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Congress gave overwhelming approval Thursday to a federal terrorism insurance program that lawmakers had allowed to lapse at the end of last year despite warnings from commercial real estate and construction firms.

The program, created to encourage insurers to continue offering coverage on office buildings, sports stadiums and other potential targets after the attacks of Sept. 11, 2001, cleared the Republican-controlled Senate, 93-4, just weeks after the measure had stalled over objections from a single senator.

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The House of Representatives approved the legislation earlier this week. President Barack Obama is expected to sign it, despite objections from some Democrats about a rollback of derivatives regulations included in the bill.

Though the program enjoyed wide bipartisan support last year, it was suspended after lawmakers failed to reach an agreement to address concerns from Republican Sen. Tom Coburn of Oklahoma. Coburn, who since retired, opposed a provision that would make it easier for insurance agents and brokers to sell policies across state lines.

Sen. Ben Cardin said the program is "crucial for businesses across Maryland and our nation."

"Congress is acting to prevent disruptions that could have exposed these businesses to unpredictable premium increases and created a major obstacle for obtaining new project financing," the Maryland Democrat said in a statement. "The damage to our economy, if the policies were needed, would have been incalculable."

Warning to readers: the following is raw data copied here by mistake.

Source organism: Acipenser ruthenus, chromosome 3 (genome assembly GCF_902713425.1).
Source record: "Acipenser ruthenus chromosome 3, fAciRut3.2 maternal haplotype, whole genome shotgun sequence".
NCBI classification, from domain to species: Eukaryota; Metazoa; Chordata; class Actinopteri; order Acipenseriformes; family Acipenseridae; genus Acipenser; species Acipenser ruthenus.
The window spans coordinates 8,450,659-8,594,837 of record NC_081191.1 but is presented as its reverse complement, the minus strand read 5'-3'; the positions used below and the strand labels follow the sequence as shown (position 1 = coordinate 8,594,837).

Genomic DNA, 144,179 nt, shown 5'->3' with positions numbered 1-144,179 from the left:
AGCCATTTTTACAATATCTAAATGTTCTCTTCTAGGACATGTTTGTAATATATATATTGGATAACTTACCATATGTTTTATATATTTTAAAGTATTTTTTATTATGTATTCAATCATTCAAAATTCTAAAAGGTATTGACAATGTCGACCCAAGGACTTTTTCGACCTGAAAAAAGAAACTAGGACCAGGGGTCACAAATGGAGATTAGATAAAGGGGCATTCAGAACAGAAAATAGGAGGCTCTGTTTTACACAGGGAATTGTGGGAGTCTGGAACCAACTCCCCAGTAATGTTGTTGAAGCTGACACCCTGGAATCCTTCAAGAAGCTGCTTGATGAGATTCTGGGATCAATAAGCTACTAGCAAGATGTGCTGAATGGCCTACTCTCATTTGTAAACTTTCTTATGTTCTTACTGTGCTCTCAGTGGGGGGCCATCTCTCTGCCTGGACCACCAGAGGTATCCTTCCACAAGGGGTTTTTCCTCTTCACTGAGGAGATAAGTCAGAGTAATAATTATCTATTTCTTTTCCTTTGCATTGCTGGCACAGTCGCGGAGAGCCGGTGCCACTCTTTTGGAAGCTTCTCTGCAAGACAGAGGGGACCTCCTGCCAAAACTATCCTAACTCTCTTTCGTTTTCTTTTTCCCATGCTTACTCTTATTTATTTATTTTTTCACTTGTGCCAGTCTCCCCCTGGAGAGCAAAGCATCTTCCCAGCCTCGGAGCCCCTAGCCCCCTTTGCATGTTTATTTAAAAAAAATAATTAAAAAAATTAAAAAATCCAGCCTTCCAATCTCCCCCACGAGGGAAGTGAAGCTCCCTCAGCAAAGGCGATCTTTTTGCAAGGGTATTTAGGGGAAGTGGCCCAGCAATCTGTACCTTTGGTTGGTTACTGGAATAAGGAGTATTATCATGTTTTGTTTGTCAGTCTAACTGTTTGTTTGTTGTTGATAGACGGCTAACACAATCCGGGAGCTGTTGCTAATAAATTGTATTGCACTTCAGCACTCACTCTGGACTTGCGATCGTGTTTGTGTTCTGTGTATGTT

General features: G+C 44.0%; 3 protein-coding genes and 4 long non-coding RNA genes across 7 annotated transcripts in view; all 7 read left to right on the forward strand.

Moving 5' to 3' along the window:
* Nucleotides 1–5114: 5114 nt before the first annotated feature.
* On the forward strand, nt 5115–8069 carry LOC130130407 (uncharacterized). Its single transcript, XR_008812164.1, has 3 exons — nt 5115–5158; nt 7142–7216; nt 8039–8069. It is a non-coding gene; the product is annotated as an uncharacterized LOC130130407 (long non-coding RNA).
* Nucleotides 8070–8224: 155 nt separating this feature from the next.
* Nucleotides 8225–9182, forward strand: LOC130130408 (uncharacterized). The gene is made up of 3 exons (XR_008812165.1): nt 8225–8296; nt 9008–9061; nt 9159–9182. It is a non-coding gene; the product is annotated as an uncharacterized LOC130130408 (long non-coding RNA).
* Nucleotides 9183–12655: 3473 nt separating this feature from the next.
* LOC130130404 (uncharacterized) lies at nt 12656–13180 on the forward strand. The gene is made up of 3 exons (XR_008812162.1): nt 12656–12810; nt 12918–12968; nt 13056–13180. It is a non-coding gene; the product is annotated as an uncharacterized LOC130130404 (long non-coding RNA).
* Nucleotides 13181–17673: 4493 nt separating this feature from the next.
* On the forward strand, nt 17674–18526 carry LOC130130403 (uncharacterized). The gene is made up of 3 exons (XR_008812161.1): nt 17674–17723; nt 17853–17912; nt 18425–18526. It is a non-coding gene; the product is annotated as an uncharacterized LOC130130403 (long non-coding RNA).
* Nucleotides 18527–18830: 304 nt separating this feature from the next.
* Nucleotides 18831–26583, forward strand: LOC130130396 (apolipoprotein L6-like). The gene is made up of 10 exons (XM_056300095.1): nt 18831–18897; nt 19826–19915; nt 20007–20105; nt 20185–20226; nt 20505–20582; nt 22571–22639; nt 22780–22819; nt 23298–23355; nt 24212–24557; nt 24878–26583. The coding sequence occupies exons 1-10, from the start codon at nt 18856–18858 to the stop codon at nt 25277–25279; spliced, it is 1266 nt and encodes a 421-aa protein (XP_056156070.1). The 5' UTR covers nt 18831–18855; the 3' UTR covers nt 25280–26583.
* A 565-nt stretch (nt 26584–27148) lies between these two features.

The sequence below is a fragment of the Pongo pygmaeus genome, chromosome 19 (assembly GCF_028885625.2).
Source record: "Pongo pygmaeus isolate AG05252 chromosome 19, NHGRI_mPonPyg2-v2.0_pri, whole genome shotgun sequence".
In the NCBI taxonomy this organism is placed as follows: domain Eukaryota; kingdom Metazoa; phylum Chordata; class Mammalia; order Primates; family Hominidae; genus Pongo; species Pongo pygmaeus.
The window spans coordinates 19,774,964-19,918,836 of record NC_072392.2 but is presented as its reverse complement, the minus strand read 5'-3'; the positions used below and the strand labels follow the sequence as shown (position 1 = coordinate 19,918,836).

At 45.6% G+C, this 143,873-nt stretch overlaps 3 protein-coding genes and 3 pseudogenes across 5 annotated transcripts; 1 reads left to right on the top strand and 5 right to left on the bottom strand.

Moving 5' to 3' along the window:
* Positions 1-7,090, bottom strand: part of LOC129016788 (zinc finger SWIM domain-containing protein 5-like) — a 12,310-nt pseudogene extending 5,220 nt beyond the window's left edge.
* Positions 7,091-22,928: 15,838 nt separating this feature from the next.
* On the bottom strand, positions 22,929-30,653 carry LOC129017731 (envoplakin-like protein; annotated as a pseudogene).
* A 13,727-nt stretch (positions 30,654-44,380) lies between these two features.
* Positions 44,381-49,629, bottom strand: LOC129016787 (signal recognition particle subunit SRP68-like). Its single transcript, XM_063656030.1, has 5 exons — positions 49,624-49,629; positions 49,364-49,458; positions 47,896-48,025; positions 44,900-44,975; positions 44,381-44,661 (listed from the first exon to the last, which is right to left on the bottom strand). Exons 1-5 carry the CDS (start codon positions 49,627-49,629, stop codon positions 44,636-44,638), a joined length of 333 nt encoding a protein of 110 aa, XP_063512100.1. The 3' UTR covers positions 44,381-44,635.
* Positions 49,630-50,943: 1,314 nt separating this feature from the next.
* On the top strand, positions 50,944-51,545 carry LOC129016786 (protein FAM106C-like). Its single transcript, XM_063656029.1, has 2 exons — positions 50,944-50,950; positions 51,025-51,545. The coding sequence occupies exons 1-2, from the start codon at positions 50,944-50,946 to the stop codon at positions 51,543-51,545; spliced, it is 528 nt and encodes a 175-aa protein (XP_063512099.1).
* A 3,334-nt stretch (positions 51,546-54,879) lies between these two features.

Supporters said the program revived commercial development after the 2001 attacks, when terrorism policies became expensive. The Terrorism Risk Insurance Act, enacted a year later, was intended to be a temporary initiative in which the government would share the cost of large insurance losses.

Congress extended the program in 2005 and 2007.

One study, from insurance giant Marsh, found Maryland had the second-highest rate of coverage among that company's clients. Experts speculated the high coverage rate may be due to the state's large federal government presence and its concentration of academic institutions.

Under the program, the government would step in to help insurers cover losses in excess of $100 million.

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